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Personal Pronouns

The personal pronouns refer to three sets of people.

The first person refers to the person or persons speaking.

The second person refers to the person or persons spoken to.

The third person refers to the person(s) or thing(s) spoken of.

Personal pronouns singular.

The nominative names the subject, and the objectives names the object.

 
Nominative
Objective
1. Person singular: 
A
I
me
me
2. Person singular:
ye
you
ye, you
you
3. Person singular:
he
he
him
him
3. Person singular:
she
she
her
her
3. Person singular:
it, hit*
it
it, hit*
it
* Emphatic form.

The older forms thoo (second person singular nominative) and thee (second person singular objective) survived in most dialects until the mid-nineteenth century and still exist to some extent in Southern, North Northern and in Insular Scots ('du' and 'dee'). Where thoo and thee are used as the familiar forms employed by parents speaking to children, elders to youngsters, or between friends or equals, while ye or you as the second person formal singular employed when speaking to a superior or when a youngster addresses an elder.

In Shetland thoo may be used with a verb taking the same form for the third person.

Thoo is...
You are...
Thoo haes...
You have...
Thoo will...
You shall...
Thoo comes...
You come...

The 1 Person singular A is always written with a capital letter.

The plural us is often used instead of the 1st person objective singular me in combination with verbs. Often shortened to 's.

Gie's the haimer.
Give me the hammer.
Lat us gang oot the nicht.
Let me go out tonight.
Are ye no gaun tae come wi's?
Aren't you going to come with me?
Will ye hae's Bess?
Will you marry me Bess?

Personal pronoun plural.

 
Nominative
Objective
1. Person plural: 
we*
we
us, hus**
us
2. Person plural:
ye
you
you
ye
you
you
3. Person plural:
thay
they
thaim
them

*We may be pronounced oo [u] in Southern Scots and also be used as an unstressed substitute for us.
**Us [vs,vz, ɪs, ɪz], unstressed [(ə)s, (ə)z], emphatic [hɪz, hvz].
The plural forms of you and ye, youse and yese, which probably originated in Ireland are quite widespread in Scotland.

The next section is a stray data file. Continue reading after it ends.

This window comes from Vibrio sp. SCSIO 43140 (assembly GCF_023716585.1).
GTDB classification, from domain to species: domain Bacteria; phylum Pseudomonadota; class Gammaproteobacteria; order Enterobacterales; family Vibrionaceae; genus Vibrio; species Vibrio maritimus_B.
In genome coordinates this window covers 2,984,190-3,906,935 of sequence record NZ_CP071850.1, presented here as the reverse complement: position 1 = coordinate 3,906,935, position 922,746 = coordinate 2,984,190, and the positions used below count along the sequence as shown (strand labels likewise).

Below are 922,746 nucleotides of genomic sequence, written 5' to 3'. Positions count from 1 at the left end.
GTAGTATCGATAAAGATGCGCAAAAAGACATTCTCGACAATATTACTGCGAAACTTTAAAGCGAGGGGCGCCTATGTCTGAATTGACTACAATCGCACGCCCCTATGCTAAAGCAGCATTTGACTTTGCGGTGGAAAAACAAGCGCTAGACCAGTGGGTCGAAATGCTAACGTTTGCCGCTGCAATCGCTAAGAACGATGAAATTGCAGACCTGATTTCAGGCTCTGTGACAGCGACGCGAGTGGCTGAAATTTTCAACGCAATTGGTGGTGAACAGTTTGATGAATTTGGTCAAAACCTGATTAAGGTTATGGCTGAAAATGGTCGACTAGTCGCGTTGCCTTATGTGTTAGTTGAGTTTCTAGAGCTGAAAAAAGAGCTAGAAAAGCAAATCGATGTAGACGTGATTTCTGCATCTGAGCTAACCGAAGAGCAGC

The unstressed form of thaim is [ðəm].
Thaim is often used indefinitely (not referring to a particular person) to represent 'he', 'them', 'those' and 'whoever'.

Come Yuil we'll gie't thaim.
When Christmas comes, we'll give it to them.
Gin thay dinna gie's it back, we'll caw on the polis.
If they don't give it back to us, we'll call the police.
Naebody speirt at us gin we wantit tae gang.
No one asked us if we wanted to go.
We aucht that.
We own that.
It wisna thaim ava.
It wasn't them at all.
Gie't thaim that wants it.
Give it to those who want it.
Us an thaim is aye fechtin.
We and they are always fighting.
Hus an thaim's no awfu pally.
We and they are not very friendly.

When two pronouns, one of which is it come together, it generally follows the other pronoun.

Gie's it.
Give it to me.
Gie him it.
Give it to him.
A gied her it.
I gave it to her.
A'll tell ye it.
I'll tell it to you.
Thay gied me it.
They gave it to me.
Did ye tell him it?
Did you tell it to him?
A'll gie ye it.
I'll give it to you.
Ye'll no gie's it back again.
You won't give it back to me again.
She'll gie thaim it.
She'll give it to them.

it may be abbreviated to 't.

In eastern dialects when it is abbreviated after a vowel or a voiced consonant it may be pronounced /d/.

A hae leukit awgates for't.
I've looked everywhere for it.
A dinna care aboot nane o't.
A don't care for any of it.
Ye'll see't or lang.
You'll see it before long.
A'll gie ye't.
I'll give it to you.
A coudna dae't.
I couldn't do it.
That'll pit him frae't.
That'll put him off it.
He's by wi't.
He's past it. (as good as dead)
He shoud pou't oot the nou.
He should pull it out now.

When two pronouns of different persons come together, the first person is generally placed first.

Me an you'll gang thegither.
You and I'll go together.
Me an him's guid pals.
He and I are good friends.

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